Melanie Blade, SellerEngine Ecommerce Content Creator. Melanie takes an active interest in all things Amazon. She keeps an eye on the latest developments and keeps Amazon sellers up to speed. Today she takes a look at Amazon returns for the 2021/2022 peak season with updates on what sellers should expect:
We’re only weeks away from Jan. 3, 2022, and already the dread of ‘Takeback Monday’ is looming over us. After all, Statista claims nearly half of people returned something in 2021. So, it’s likely that last year’s forecast of a 63% rise in returns will once again ring true.
Here’s what you should know and do…
How Amazon Holiday Returns Affect Your Performance
Not only are Amazon returns costly, but also potentially troublesome. It’s not only about justifying your restocking fees or dealing with serial returners. As they pile up, returns may trigger an account suspension, especially when the item’s authenticity is in doubt.
And then there’s overage. Q4 stock limits enforced on Oct. 1 will continue until the end of the year. But until then, the second stock review is due. So, FBA sellers should keep an eye on their IPI score, and make sure that it rises above the current IPI threshold of 500 by Dec. 27.
Amazon’s 2021 Extended Return Policy
Here’s some good news. This year’s extended return policy is stricter. The return window is still open until Jan. 31, 2022, but only for items bought between Nov. 1 and Dec. 31. Last year, buyers could return items they’d purchased as far back as October.
Amazon Extended Return Policy
The policy change is all the more reason for sellers to update their storefronts on every marketplace, clarifying their return policies. Also, it’s worth reminding buyers that not all items are eligible for free returns.
In fact, some items can’t be returned at all. This applies mainly to products that deteriorate, expire, or mix. But it also applies to items that lose their hygienic seal (swimwear), drop in value if unsealed (software), or have volatile prices (alcoholic beverages).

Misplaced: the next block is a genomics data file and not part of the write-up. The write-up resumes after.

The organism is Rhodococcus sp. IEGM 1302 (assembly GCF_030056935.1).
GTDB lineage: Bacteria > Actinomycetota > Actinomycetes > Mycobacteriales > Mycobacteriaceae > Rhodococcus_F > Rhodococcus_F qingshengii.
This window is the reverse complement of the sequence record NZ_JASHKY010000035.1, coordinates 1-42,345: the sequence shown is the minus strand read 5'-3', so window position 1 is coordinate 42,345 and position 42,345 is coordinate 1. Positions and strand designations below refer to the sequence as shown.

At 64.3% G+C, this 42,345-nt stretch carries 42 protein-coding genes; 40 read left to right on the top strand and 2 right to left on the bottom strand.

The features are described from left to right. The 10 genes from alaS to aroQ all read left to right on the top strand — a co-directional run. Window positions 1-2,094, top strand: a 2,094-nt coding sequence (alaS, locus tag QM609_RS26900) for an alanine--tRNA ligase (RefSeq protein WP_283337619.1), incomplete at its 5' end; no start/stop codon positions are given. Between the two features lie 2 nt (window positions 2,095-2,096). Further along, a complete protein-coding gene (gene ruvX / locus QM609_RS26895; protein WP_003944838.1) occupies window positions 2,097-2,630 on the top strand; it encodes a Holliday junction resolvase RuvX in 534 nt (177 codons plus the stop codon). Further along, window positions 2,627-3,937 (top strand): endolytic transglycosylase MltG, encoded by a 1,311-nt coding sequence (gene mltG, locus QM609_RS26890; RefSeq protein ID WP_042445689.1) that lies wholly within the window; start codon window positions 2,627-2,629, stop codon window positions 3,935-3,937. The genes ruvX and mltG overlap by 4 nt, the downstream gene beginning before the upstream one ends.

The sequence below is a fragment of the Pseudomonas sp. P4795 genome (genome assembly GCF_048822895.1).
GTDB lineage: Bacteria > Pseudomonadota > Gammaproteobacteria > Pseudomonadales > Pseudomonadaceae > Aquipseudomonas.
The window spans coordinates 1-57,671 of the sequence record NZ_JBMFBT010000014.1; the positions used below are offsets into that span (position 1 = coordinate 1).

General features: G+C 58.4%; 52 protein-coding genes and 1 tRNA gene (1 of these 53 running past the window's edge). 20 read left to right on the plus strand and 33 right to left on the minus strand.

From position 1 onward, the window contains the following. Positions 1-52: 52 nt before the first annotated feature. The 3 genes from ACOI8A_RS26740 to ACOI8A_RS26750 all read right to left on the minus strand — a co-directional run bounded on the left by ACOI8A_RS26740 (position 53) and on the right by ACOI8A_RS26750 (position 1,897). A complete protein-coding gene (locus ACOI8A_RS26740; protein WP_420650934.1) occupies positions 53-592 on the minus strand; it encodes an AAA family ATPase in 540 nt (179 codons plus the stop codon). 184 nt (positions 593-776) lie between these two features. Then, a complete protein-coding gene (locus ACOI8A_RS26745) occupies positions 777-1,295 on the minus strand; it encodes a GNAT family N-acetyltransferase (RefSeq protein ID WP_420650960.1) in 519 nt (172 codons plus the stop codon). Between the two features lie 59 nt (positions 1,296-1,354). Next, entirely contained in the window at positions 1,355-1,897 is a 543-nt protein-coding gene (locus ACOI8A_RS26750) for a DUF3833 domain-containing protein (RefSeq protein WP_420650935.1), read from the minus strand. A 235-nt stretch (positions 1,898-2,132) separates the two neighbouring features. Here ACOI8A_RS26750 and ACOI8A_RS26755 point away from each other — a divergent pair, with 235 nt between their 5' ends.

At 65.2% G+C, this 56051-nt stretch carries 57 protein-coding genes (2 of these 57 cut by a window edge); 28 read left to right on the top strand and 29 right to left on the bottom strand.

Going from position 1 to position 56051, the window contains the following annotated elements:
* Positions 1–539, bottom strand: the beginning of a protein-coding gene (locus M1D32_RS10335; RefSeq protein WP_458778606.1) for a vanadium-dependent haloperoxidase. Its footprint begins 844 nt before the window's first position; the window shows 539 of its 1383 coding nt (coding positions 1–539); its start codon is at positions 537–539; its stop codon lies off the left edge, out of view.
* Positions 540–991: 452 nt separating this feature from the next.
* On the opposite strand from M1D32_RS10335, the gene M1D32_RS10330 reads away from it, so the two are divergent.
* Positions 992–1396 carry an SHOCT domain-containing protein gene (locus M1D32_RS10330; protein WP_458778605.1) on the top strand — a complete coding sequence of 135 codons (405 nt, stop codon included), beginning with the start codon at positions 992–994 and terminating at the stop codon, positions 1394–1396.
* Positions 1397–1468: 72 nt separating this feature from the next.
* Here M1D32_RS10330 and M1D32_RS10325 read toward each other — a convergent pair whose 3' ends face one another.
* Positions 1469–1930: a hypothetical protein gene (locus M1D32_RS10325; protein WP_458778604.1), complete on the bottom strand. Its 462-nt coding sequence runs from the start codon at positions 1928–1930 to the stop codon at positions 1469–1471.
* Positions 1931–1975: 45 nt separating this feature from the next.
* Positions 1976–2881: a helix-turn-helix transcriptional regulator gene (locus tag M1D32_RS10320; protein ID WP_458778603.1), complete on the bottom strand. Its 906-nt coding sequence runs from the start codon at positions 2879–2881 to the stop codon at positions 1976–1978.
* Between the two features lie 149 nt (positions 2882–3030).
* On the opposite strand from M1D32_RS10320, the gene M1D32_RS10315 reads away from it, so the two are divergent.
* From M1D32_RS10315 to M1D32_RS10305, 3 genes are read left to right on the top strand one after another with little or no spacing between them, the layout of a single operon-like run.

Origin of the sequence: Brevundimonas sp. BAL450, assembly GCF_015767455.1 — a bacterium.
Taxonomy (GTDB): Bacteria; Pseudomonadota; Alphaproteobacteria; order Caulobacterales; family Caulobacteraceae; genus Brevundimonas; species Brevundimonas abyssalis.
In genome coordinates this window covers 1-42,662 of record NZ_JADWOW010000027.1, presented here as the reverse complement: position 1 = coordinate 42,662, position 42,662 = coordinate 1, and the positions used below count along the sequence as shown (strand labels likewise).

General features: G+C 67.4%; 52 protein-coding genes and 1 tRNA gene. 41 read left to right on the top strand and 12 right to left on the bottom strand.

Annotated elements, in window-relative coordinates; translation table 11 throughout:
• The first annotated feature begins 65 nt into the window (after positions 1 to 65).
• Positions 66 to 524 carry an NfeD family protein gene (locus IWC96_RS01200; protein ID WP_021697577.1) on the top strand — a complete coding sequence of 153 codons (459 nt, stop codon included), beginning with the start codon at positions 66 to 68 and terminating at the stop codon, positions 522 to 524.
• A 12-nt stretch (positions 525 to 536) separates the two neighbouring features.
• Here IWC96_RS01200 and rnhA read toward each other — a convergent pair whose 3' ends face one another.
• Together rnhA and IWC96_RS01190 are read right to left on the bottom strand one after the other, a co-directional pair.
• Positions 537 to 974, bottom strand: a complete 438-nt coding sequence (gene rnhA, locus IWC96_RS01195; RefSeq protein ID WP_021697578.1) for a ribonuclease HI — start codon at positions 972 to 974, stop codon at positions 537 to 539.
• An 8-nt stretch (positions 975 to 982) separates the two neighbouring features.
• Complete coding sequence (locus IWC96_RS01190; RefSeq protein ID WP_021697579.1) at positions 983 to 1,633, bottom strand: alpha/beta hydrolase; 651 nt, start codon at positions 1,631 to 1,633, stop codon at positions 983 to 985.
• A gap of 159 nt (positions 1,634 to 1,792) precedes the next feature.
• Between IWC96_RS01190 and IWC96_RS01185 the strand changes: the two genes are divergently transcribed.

Handling Amazon Holiday Returns: Budget, Rules, Research, Strategy
- Budget for Amazon Returns and Refunds
Returns are costly. Aside from regular Amazon fees, sellers cover the refund cost for the item, the shipping cost, referral fees proportional to the refund, and the refund commission. They also cover the Cost of Goods Sold, the loss in value, and removal costs for unsellable items.
Estimating refund costs can be tricky, because these costs eat into your profits. If your Q1 profits are stable year-on-year, you can use Q1 figures from 2021 as a benchmark. So, if last year’s refunds slashed only a third off profits because the resale value was high, a realistic budget for Q1 2022 returns might be about 35%-40% of Q1 2021 profits.
Budget for Amazon Returns and Refunds
- Learn Amazon’s Return and Refund Rules
On Amazon, there are a few rules when it comes to returns and refunds. Some are universal. Others are specific to Amazon gift returns. Others apply to sellers only. For instance, charging restocking fees is allowed, but they are treated as ‘refund reductions’. So, they’re partial refunds.
Sellers can also issue refunds on top of what buyers paid. These are known as concessions, and are billed to their seller accounts. Also, sellers can offer free replacements. But as of Apr. 15, 2021, replacements must be sent out as soon as buyers return the original items.
Amazon Refund Rules
- See Returns as an Opportunity
Sellers sometimes take returns too personally, when they should see them as a chance to grow. Returns can point to troublesome listings, high-risk items that aren’t a good fit for your business model, or a flaw in your return policy. Check the rules again and see if you can spot a pattern.
Ultimately, you want to convert returnees into return buyers. For that, you need a customer service team with a lenient approach. And if you find yourself in need of reinforcements in January, call on SellerEngine’s Account Monitoring team for help with metrics and compliance.
- Build Your Own Amazon Return Strategy
When it comes to returns, Amazon’s rules are the red-line. But you can pave your own path. You can decide what items you’re willing to take back and for how long, within those limits. But be sure your storefront displays your return policy. You could even refer to it in condition notes.
Finally, if you’re ever in trouble because of Amazon returns, our Account Rescue team can step in with a free assessment. If you want us to have a look at an appeal you’ve already submitted, our Business Coaching team is happy to assist. And we even have a team of Listing Reinstatement experts who will gladly lend a hand.
Having said all that, this year’s Amazon holiday returns could still take us all by surprise. That’s why we’d like to invite you to sign up to our bi-weekly Services newsletter. Information is power, and at SellerEngine, we’re happy to share it.